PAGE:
Sperling is a long-time proponent of Weill’s music. As Artistic Director of MasterVoices, he has directed concert performances of Knickerbocker Holiday and conducted The Firebrand of Florence. In 2015, he conducted the US premiere and world premiere recording of The Road of Promise. He has also previously served as a judge of the Lotte Lenya Competition. His history with Lady in the Dark dates back to 2001 when he directed the Prince Music Theatre production in Philadelphia. He returns to the work now 18 years later, in a new semi-staged concert version featuring choreography by Doug Varone, and starring Tony Award-winning theater, film, and television actor and director Victoria Clark as Liza Elliott. Sperling described the performances: “Our presentation of Lady is turning out to be quite ambitious. Our collaborations with Doug Varone and Dancers, as well as our incredible design team (which include contributions from couture designers Zac Posen, Christian Cowan and Thom Browne) are yielding very exciting results—this will be a one-of-a-kind event.”

Lady in the Dark will have two performances on April 25 and 26 at New York City Center, as part of its landmark 75th anniversary season. For more information, visit www.mastervoices.org and www.nycitycenter.org.

About The Kurt Weill Foundation
The Kurt Weill Foundation for Music, Inc. (https://www.kwf.org/) is dedicated to promoting understanding of the life and works of composer Kurt Weill (1900-1950) and preserving the legacies of Weill and his wife, actress-singer Lotte Lenya (1898-1981). The Foundation administers the Weill-Lenya Research Center, a Grant Program, the Kurt Weill Book Prize and the Lotte Lenya Competition, and publishes the Kurt Weill Edition and the Kurt Weill Newsletter.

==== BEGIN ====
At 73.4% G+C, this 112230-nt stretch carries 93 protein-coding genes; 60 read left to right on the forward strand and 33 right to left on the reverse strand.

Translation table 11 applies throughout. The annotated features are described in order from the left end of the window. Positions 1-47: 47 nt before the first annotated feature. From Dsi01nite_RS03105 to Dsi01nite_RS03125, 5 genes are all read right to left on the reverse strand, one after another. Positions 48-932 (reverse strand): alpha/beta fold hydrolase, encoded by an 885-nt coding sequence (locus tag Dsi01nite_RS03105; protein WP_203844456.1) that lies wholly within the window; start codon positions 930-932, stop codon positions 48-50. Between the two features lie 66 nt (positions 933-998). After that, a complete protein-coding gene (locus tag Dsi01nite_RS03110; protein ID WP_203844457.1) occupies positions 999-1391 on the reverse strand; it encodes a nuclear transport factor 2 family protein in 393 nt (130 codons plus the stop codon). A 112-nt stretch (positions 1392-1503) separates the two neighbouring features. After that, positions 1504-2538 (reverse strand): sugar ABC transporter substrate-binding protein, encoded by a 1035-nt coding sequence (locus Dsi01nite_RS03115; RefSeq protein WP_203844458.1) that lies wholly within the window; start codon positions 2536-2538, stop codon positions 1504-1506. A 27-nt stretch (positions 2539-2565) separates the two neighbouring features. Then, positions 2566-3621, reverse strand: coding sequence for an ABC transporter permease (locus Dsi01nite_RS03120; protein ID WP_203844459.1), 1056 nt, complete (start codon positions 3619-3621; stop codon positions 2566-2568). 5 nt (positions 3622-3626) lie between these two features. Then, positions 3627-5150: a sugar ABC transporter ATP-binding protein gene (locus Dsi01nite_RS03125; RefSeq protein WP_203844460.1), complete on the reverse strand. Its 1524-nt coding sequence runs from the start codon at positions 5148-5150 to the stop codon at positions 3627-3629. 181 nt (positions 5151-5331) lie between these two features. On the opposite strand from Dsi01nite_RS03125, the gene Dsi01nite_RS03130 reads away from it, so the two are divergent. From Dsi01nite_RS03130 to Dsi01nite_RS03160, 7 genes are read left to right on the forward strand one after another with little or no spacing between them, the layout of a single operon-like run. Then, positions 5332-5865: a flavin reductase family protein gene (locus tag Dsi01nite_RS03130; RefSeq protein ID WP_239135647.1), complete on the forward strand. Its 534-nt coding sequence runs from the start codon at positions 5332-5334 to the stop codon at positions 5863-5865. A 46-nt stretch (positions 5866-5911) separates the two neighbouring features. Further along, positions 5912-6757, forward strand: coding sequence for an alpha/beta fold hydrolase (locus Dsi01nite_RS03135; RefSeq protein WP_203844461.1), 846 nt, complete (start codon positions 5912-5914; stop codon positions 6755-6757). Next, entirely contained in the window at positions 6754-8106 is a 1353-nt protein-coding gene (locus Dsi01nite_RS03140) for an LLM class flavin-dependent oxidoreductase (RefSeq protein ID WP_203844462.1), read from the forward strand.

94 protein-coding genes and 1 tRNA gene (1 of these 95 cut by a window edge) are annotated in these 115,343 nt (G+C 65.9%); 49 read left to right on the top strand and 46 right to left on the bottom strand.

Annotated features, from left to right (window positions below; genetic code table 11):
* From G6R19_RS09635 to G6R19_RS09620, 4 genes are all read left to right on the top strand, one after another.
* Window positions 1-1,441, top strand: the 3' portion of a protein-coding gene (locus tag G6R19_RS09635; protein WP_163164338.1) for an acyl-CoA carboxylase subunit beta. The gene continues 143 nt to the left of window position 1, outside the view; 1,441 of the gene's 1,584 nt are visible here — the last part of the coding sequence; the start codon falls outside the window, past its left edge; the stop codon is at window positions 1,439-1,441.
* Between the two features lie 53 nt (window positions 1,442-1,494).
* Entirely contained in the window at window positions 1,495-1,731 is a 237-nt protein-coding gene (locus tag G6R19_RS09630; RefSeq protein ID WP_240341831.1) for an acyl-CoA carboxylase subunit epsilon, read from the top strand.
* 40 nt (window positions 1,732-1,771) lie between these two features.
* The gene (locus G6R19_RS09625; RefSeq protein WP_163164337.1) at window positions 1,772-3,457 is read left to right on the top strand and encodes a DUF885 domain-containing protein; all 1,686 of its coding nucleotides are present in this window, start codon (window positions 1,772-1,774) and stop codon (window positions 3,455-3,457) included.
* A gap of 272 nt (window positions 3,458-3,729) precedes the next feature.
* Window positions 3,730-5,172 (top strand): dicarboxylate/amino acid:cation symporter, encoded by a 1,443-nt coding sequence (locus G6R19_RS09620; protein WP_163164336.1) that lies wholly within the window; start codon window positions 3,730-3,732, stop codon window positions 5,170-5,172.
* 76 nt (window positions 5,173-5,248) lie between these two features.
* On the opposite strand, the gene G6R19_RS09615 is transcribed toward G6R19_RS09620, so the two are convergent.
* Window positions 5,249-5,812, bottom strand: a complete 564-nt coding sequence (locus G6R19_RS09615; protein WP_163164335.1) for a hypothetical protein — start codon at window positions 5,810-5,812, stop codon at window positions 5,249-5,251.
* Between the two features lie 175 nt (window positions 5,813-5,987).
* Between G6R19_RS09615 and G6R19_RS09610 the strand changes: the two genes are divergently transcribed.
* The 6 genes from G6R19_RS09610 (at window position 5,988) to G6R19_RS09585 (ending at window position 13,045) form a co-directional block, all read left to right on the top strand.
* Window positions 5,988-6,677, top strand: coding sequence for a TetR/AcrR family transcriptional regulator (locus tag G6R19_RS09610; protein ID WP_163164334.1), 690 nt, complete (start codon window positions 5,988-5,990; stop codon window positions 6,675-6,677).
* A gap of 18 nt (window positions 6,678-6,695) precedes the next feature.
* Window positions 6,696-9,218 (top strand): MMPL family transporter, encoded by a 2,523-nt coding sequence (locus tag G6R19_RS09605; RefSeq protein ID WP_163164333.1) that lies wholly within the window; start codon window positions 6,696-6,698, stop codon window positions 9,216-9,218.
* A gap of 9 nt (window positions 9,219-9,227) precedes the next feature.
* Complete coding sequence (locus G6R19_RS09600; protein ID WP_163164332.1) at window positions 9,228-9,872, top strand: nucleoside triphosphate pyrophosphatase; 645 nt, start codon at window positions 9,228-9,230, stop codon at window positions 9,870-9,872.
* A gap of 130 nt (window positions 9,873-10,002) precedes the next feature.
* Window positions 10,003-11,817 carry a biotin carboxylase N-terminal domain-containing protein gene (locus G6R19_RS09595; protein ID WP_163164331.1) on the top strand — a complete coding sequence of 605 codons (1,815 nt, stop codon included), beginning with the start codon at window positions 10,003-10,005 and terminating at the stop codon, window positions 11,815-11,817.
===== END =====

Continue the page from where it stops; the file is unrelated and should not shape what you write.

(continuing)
CCM News Student Salutes

CCM Musical Theatre Stages Epic ‘The Hunchback of Notre Dame’

From the Oscar-winning team of Alan Menken and Stephen Schwartz comes a lush retelling of Victor Hugo’s epic story of love, acceptance and what it means to be a hero.

CCM’s Mainstage Series production of The Hunchback of Notre Dame opens on Thursday, March 7 and continues through Sunday, March 10, 2019, at CCM’s Corbett Auditorium. Directed by CCM Musical Theatre Chair Aubrey Berg, the beloved musical features the college’s student stars of tomorrow with musical direction from Stephen Goers.

Based on the Victor Hugo novel and songs from the Disney animated feature, The Hunchback of Notre Dame features the film’s Academy Award-nominated score, as well as new songs by Alan Menken and Stephen Schwartz. Peter Parnell’s book features verbatim passages from Hugo’s gothic novel. Parental discretion is advised.